In western Brittany, the toad was despised and frequently impaled on a stick to suffer under the sun but it was said that if the toad did not die it would search for you and suffocate you in your sleep and if you had died before the toad found you; it would throw poison onto your grave. However, a contrary belief was also noted in the same region, around the town of Quimper. This held that one should never kill a toad because within its body lay the soul of an ancestor who had been assigned there by God to atone for their sins; when toads came to annoy people, it was simply because they were pleading for masses to be said for their salvation.
It was once believed that children who died without baptism roamed the air as birds until the Day of Judgement when they would receive salvation and fly directly to Heaven. However, in eastern Brittany, the souls of such children were also said to appear near rivers and lakes, pleading to passers-by for the grace of baptism. A variant of these traditions was noted around Dinan where the souls of children gathered on the edge of a pond whose surface they beat in an attempt to splash water onto their heads in order to be baptised. Sadly, their little feet are unsteady and they can never balance long enough to succeed.
In eastern Brittany, the leaves of the aspen tree were said to be home to the souls of children. Those that were coloured white underneath were believed to indicate that treasure was buried at the foot of these trees but the exact place to dig was only revealed at midnight, on a Friday, by a ray of moonlight which illuminated it for only one second.
Another tradition from the same region held that if you caught a ladybird, you had to release it quickly as it was thought to then fly directly to Heaven, where it transformed into an angel that would hold a place in Heaven for the one who had spared its life. This would always have been the best course of action as it was said in the same region that those who killed or even trapped a ladybird were liable to die on the following day.
In several Breton legends, the souls of the dead are trapped in other forms; one story tells of two old oak trees endlessly battling each other, said to have been the souls of a married couple who had continuously fought whilst alive and condemned to suffer this torment until a man had been crushed between them. Another tale tells of two boulders that constantly collide with such fierceness that sparks and stone splinters fly; the souls of two brothers who had relentlessly fought each other while they lived.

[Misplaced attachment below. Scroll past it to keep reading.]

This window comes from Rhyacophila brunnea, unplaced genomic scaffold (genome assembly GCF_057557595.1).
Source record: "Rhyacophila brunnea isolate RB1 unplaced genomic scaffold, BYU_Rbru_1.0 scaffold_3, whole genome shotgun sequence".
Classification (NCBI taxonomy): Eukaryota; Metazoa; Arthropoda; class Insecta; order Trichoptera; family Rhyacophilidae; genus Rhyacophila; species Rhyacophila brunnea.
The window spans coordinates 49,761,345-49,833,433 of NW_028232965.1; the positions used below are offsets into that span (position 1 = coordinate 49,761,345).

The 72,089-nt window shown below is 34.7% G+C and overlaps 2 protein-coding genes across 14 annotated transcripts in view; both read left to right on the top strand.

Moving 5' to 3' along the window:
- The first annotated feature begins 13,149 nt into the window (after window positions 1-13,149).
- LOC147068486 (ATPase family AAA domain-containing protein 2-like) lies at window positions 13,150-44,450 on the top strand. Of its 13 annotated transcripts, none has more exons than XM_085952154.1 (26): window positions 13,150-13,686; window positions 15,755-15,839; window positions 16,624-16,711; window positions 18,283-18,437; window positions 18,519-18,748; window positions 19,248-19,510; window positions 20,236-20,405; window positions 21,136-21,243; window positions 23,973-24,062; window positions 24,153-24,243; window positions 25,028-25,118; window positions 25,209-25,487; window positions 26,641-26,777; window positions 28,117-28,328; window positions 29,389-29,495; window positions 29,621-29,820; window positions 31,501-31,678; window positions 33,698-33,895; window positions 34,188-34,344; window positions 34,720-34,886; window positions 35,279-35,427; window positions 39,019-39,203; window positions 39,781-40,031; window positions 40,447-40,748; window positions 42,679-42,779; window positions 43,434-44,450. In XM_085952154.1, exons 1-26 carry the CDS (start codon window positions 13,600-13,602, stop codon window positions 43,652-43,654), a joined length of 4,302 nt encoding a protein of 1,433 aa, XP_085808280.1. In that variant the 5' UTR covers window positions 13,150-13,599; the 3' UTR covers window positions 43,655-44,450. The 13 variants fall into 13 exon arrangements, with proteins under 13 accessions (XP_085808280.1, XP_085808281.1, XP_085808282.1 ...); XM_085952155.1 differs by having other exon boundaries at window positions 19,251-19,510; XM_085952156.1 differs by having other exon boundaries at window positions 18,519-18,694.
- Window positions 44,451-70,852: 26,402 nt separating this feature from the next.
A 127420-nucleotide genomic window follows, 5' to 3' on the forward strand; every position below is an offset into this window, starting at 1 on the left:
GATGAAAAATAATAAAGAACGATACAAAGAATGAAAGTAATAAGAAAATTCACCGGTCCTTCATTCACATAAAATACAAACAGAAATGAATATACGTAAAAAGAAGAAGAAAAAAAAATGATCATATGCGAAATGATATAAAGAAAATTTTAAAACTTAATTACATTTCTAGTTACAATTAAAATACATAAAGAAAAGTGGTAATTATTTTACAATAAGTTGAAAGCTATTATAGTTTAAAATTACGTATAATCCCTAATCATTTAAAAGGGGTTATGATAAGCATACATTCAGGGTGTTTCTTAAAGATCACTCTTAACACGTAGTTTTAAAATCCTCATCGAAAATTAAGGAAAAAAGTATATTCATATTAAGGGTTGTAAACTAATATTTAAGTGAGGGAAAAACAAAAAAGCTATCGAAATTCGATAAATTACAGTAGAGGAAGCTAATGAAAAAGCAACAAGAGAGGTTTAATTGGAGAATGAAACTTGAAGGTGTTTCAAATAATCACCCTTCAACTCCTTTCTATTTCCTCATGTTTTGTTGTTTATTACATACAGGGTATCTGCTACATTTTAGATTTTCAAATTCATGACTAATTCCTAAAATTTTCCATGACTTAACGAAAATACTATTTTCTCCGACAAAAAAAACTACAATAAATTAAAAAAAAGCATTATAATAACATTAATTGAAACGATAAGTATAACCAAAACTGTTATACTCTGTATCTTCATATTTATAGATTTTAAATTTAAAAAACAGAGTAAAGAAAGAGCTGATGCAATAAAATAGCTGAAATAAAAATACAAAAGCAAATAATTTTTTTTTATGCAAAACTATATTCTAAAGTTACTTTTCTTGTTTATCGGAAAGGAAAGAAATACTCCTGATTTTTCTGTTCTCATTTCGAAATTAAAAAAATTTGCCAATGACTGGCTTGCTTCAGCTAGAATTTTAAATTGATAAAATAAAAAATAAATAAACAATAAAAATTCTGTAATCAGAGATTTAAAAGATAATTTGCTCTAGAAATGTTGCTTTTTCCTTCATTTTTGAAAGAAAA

Sometimes, it was not just a person’s soul that was considered to live on, wandering in pain upon moor and heath; the corpse too retained a vitality in the grave. If one was foolhardy or stupid enough to enter an ossuary at night, it was not the souls of the dead who would strike you with a mortal blow but the bones themselves which launch at you and tear you apart. Thus not only was the separation between the living and the dead thin, so too was the dual existence enjoyed by the deceased after death.
According to Breton tradition, it was within everyone’s grasp to know whether a soul was damned or not. If the flowers placed on the bed where a dead person lies wither as soon as they are placed there, it is because the soul is damned; if they fade only after a few moments, it is because the soul is in purgatory. Alternatively, it was said to be enough to go, immediately after the burial, to a high place nearest the cemetery. From this vantage point, the name of the recently departed was shouted three times, in three different directions. If the echo prolonged the sound only once, it was because the soul of the deceased was not damned.